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Engineering LibreTexts

17.8: Questions

  • Page ID
    31625
  • Quick questions

    You should be able to answer these questions without too much difficulty after studying this TLP. If not, then you should go through it again!

    What would happen to a brittle metal such as white cast iron, if it were formed by closed die forging?

    Answer

    It would shatter when the load was applied at high loading rate, and the final object would be composed of shards pushed together � it would not be strong enough.

    Discuss how the metal pieces of this article were made.

    Answer

    The walls of the filing cabinet were made by rolling. The components of the lock were forged. The rails inside (that hold the drawers) were extruded.

    Deeper questions

    The following questions require some thought and reaching the answer may require you to think beyond the contents of this TLP.

    The melting temperature of a low-carbon steel is 1534°C. Above what temperature can we use hot working to form it, and why?

    Answer

    Hot working requires the temperature to be >0.6Tm. In the case of this steel, Tm is 1807 K so 0.6 Tm is 1084.2 K � hot working can be performed above this temperature. Above this temperature, recovery, recrystallisation and grain growth occur as the deformation process is happening. It is also interesting to note that the range of temperature in which hot working can occur is mostly in the austenite field. Once a sample of this steel has been hot worked for long enough for the transformation to take place, it is austenitic and will again undergo the ferritic transformation on cooling to room temperature. The properties of the steel will change between the end of hot working and the piece�s use.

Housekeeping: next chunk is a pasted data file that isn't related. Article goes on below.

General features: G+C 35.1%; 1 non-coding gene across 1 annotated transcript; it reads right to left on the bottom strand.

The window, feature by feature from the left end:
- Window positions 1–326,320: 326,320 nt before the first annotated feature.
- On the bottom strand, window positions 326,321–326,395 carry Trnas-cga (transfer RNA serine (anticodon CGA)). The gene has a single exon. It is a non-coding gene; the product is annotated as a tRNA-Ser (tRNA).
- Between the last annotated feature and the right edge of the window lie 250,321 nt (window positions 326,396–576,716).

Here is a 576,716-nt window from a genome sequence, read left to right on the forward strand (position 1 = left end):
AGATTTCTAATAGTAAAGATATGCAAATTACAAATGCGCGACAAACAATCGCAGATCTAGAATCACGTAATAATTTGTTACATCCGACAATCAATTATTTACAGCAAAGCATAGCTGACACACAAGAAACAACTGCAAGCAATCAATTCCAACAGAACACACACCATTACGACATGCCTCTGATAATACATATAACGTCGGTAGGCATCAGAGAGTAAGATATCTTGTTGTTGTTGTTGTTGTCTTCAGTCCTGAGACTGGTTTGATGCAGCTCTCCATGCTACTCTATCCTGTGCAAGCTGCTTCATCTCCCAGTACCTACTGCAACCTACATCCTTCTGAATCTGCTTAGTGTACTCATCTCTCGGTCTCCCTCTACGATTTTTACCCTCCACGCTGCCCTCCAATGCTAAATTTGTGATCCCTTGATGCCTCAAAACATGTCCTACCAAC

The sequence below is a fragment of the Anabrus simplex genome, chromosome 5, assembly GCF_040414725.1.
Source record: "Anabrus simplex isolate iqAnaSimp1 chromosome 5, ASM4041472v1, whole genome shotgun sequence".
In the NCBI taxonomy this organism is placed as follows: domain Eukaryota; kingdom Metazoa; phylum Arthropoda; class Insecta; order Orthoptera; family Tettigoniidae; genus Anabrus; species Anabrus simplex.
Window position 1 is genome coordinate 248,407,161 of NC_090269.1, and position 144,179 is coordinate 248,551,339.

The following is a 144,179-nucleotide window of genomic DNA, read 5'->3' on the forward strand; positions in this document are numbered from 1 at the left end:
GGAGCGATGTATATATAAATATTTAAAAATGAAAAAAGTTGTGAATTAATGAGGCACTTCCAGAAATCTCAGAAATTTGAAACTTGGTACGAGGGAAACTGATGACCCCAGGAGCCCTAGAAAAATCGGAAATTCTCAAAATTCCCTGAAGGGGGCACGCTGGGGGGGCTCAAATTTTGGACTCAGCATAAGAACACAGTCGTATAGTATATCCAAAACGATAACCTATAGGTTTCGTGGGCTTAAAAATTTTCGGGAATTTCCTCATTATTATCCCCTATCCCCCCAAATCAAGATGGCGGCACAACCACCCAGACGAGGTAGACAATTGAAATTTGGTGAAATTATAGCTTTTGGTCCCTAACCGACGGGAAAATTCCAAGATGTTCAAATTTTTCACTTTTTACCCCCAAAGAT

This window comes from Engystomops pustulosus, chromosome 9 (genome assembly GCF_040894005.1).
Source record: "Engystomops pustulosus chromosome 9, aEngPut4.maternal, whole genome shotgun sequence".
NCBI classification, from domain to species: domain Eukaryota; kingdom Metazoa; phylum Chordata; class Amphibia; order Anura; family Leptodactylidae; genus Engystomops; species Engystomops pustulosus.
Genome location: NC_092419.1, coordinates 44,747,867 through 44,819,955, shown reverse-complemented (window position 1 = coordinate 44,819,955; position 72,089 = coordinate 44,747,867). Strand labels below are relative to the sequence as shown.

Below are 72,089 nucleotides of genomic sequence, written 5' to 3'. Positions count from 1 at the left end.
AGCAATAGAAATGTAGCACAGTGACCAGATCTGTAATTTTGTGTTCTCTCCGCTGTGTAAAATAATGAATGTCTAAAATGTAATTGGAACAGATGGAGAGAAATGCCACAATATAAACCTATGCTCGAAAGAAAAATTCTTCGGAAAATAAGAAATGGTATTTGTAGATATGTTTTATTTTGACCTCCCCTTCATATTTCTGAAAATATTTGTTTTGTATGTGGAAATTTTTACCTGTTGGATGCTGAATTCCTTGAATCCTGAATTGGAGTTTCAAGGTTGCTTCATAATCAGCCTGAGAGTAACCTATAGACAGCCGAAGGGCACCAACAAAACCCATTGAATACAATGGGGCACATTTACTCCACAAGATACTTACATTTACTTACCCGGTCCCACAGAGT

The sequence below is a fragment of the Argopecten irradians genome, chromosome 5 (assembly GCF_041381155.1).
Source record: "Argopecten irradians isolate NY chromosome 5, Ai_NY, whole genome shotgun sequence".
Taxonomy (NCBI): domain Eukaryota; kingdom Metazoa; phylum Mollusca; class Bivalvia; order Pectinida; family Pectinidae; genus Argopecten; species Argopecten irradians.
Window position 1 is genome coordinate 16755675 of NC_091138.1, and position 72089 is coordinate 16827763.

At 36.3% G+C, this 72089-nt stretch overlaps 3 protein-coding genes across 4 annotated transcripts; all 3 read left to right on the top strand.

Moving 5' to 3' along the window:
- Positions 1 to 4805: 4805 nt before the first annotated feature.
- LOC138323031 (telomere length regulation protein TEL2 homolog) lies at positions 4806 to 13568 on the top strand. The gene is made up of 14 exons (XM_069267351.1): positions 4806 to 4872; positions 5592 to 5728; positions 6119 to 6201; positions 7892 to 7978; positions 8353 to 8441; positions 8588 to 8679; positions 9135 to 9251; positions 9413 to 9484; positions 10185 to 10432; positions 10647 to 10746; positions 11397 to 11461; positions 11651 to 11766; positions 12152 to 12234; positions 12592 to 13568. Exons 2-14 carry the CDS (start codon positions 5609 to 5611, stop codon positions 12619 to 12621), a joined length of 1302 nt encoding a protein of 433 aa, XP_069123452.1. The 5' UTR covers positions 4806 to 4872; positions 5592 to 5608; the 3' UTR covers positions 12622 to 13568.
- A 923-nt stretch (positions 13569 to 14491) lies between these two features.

What processes could be used to make this shape? What else could affect the choice of process?

    Answer

    Deep drawing, closed die forging and open die forging could be used. The cylindrical part could also be extruded and the bottom welded on afterwards.

    The choice of process could be influenced by:

    • The size of the shape; a small cup could be made by deep drawing, a 10m diameter tank must be open die forged.
    • The metal used to make the shape; some metals are better suited to processes The application the shape will be used for; the work hardening exerted during cold working processes may make the shape more suitable to its final purpose (e.g. if it were a pressurised tank).

    At 30 ms–1, what weight of 1 mm diameter copper wire could be drawn in an hour? The density of copper is 8920 kg m–3.

    Answer

    One metre of the wire has volume of π × r2 × 1 m = 7.85 × 10-7 m3. To find the mass per metre, we multiply by the density to get 7.01 × 10-3 kg per metre of wire. If 30 metres are drawn in a second, then 30 × 60 × 60 = 108000 metres are drawn in an hour. Thus 757 kg of wire can be drawn per hour.

    Do you think steel reinforcing bars for concrete are drawn or extruded?

    Answer

    They are extruded. If they were drawn they would end up coiled on a large drum; they would then need to be unrolled and cut into lengths at the site. This would be difficult because they are by necessity very stiff. If they are extruded they can be cut as they emerge and this makes them easier to make into buildings.

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